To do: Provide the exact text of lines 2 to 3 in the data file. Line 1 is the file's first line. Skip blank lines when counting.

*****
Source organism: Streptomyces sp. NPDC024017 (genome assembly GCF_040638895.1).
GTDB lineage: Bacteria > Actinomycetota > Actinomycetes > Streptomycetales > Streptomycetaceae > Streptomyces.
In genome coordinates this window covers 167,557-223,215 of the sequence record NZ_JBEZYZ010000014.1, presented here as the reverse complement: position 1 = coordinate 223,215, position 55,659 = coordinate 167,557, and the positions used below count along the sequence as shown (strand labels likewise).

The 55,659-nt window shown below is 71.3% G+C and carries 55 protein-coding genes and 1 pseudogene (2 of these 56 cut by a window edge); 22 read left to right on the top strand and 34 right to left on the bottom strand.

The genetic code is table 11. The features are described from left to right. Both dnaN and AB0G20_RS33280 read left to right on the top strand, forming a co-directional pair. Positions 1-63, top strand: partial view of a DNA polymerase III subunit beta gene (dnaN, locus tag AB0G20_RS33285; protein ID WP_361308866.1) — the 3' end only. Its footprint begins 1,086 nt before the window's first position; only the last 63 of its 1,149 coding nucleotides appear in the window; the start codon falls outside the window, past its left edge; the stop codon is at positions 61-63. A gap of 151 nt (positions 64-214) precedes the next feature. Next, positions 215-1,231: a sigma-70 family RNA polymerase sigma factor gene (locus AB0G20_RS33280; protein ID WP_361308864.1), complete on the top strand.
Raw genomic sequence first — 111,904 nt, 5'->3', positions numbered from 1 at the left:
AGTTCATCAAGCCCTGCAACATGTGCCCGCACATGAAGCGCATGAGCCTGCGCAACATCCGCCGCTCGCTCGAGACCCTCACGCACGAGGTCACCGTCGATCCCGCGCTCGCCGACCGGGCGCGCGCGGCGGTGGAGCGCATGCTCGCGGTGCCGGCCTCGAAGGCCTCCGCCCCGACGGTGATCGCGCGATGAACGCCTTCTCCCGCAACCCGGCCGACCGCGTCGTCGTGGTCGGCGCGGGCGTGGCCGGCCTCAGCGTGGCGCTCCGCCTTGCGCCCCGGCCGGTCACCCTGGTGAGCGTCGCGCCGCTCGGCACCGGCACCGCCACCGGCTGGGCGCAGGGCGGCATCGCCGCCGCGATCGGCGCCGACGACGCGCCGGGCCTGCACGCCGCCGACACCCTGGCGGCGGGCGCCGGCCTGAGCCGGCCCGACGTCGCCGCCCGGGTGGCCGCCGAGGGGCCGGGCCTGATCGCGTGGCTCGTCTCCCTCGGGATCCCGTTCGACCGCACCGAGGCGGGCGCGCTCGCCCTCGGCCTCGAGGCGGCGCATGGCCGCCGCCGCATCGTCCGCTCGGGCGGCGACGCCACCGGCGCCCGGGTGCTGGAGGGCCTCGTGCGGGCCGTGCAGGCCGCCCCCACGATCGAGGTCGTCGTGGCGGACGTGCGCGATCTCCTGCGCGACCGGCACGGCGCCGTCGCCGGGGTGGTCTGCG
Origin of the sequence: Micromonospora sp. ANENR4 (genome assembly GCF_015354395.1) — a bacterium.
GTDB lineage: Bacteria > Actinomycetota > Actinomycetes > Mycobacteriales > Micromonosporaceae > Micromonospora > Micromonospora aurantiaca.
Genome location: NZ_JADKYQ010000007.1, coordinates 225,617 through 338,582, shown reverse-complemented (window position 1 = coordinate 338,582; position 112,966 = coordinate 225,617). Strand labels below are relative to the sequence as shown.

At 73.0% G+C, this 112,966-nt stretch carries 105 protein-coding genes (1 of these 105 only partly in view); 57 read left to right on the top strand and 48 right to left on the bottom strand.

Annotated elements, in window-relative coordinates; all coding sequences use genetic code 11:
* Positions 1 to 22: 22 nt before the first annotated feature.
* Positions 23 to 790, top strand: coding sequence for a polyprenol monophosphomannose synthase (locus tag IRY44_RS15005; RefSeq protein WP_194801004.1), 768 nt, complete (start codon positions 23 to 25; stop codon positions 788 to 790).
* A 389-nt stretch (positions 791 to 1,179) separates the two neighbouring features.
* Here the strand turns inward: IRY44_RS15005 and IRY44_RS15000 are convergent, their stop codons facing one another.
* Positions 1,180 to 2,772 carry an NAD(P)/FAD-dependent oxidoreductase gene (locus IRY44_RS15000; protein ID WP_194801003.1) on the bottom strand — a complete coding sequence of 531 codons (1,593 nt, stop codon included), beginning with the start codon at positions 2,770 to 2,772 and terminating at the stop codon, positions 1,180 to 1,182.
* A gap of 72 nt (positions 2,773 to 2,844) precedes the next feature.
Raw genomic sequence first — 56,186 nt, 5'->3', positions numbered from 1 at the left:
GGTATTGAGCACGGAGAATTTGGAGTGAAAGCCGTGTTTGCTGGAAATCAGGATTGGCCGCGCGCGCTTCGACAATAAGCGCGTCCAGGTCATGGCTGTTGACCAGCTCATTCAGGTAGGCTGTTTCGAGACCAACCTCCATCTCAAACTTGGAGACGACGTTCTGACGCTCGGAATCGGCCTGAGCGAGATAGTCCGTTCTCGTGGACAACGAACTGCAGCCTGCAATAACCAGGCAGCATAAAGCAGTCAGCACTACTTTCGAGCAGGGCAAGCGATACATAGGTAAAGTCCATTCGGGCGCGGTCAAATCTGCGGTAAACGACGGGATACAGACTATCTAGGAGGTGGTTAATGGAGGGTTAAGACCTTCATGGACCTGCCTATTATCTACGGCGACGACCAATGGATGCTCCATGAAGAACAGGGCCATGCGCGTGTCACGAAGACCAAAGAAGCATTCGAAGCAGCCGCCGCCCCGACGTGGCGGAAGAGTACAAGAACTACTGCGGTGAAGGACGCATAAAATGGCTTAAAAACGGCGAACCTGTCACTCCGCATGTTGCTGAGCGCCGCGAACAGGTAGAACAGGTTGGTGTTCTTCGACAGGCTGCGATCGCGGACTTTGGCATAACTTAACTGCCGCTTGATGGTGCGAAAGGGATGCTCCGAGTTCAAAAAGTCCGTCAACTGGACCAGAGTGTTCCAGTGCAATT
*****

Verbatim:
GTDB lineage: Bacteria > Actinomycetota > Actinomycetes > Streptomycetales > Streptomycetaceae > Streptomyces.
In genome coordinates this window covers 167,557-223,215 of the sequence record NZ_JBEZYZ010000014.1, presented here as the reverse complement: position 1 = coordinate 223,215, position 55,659 = coordinate 167,557, and the positions used below count along the sequence as shown (strand labels likewise).